The venue for the declaration of the “Islamic State” had been carefully chosen. The Great Mosque of al-Nuri in Mosul was a fitting location for the restoration of a “caliphate” pledged to the destruction of its enemies. It was built in 1172 by Nur al-Din al-Zengi, a warrior famed for his victories over the Crusaders. When Abu Bakr al-Baghdadi ascended the pulpit in July 2014 and proclaimed his followers to be “the backbone of the camp of faith and the spearhead of its trench”, he was consciously following in Nur al-Din’s footsteps. The message could not have been clearer. The Crusaders were back and needed defeating.

Time present and time past are both perhaps present in time future. In Islamic State’s propaganda, they certainly are. Sayings attributed to Muhammad that foretold how the armies of Islam would defeat the armies of the Cross serve their ideologues as a hall of mirrors. What happened in the Crusades is happening now; and what happens now foreshadows what is to come.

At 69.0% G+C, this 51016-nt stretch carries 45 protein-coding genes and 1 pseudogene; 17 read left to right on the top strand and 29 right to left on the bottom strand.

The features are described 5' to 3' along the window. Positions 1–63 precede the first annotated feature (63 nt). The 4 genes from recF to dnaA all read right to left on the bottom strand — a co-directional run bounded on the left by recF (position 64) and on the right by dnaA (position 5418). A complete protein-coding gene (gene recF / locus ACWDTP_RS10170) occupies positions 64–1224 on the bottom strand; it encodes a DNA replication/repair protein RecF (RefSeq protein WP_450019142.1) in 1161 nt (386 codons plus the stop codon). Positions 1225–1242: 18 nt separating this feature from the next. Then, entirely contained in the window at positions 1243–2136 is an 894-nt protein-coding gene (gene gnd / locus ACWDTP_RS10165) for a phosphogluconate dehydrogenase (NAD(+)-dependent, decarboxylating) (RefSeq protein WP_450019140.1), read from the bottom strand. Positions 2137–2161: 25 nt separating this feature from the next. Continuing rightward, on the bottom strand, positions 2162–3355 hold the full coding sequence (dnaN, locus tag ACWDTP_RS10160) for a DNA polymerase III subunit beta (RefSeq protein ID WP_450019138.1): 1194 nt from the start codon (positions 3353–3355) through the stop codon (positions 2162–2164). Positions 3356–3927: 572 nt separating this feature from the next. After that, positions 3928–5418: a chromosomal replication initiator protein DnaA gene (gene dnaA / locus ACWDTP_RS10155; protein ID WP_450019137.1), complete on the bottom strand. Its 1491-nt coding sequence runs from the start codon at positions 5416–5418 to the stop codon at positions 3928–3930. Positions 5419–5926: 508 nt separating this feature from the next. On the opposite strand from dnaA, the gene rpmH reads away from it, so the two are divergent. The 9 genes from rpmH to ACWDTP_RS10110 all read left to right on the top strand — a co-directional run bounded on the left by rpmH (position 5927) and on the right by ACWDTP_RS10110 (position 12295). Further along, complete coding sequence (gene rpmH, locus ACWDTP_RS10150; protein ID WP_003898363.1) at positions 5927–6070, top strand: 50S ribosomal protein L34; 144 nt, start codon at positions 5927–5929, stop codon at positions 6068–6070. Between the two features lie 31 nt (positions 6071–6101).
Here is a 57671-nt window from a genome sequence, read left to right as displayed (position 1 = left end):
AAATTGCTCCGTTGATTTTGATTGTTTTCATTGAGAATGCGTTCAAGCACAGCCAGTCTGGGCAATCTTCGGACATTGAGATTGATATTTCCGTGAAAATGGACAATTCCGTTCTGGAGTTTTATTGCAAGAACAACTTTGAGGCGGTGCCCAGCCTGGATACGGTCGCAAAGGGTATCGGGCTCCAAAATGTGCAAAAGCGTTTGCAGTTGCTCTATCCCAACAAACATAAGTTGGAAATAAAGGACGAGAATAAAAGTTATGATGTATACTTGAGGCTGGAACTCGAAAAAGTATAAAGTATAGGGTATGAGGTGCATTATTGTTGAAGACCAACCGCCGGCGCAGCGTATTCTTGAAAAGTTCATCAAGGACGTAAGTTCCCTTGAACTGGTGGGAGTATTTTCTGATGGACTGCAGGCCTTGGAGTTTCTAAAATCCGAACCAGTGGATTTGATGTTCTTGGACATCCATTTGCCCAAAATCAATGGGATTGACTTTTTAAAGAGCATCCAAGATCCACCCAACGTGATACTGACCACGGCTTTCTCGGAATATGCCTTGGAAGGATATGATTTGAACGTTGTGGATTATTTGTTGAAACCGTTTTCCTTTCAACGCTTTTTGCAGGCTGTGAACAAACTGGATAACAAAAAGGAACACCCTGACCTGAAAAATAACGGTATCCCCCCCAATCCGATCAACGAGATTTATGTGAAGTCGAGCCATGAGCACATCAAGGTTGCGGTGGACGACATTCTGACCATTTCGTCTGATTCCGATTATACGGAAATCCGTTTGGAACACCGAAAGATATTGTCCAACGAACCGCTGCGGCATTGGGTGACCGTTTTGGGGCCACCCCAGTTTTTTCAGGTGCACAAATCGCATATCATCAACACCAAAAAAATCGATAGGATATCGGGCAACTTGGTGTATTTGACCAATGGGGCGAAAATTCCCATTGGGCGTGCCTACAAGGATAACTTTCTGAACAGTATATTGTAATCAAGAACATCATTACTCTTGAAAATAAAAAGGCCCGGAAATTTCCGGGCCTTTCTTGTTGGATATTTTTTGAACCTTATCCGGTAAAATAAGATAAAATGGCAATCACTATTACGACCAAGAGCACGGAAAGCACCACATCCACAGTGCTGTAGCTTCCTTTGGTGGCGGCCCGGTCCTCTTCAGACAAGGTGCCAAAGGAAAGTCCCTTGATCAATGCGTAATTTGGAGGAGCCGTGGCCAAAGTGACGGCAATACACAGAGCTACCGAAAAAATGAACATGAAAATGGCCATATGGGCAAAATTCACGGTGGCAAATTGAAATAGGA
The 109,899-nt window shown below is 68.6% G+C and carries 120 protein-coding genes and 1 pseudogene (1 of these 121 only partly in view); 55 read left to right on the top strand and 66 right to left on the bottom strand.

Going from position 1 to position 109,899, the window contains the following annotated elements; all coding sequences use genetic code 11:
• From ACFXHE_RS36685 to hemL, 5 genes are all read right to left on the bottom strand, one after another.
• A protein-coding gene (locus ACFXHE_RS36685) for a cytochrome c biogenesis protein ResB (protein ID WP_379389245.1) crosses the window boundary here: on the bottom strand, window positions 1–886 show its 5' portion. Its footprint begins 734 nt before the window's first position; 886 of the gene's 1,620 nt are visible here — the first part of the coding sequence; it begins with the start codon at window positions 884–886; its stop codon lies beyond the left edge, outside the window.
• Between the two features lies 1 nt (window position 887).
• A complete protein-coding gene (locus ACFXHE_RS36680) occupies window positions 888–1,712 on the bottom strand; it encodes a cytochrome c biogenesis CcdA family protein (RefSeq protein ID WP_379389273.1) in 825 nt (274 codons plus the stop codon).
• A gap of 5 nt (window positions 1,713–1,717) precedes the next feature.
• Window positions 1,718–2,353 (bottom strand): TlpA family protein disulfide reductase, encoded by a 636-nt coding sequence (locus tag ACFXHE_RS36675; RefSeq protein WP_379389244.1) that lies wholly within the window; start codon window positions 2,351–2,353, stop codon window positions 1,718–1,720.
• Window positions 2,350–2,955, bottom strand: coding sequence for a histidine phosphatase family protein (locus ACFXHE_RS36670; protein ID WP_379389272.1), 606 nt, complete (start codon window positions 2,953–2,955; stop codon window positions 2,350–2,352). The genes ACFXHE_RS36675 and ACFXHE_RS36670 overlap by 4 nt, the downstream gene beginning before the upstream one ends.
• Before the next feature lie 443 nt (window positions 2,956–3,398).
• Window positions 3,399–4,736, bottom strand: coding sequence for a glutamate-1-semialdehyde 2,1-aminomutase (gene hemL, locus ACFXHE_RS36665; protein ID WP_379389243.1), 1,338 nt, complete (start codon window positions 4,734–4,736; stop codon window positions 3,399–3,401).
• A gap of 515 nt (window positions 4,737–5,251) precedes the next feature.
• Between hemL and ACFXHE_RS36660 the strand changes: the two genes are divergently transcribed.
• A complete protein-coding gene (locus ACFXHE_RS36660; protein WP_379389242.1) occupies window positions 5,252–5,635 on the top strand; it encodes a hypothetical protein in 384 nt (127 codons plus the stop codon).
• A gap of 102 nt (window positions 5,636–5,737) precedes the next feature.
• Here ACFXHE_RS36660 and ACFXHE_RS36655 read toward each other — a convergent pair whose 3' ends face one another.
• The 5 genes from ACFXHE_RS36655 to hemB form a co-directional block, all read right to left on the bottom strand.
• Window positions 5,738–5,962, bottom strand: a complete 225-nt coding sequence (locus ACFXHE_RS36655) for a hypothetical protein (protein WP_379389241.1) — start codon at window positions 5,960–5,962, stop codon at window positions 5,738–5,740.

The Parisian concert-goers murdered at the Bataclan theatre in 2015 were as much Crusaders as those defeated by Nur al-Din in the 12th century – and those slaughters prefigure a final slaughter at the end of days. When the propagandists of Islamic State named their English-language magazine Dabiq, they were alluding to a small town in Syria that – so they proclaim – will at last bring the Crusades to an end. Every issue is headed with the same exultant vaunt. “The spark has been lit here in Iraq, and its heat will continue to intensify – by Allah’s permission – until it burns the Crusader armies in Dabiq.”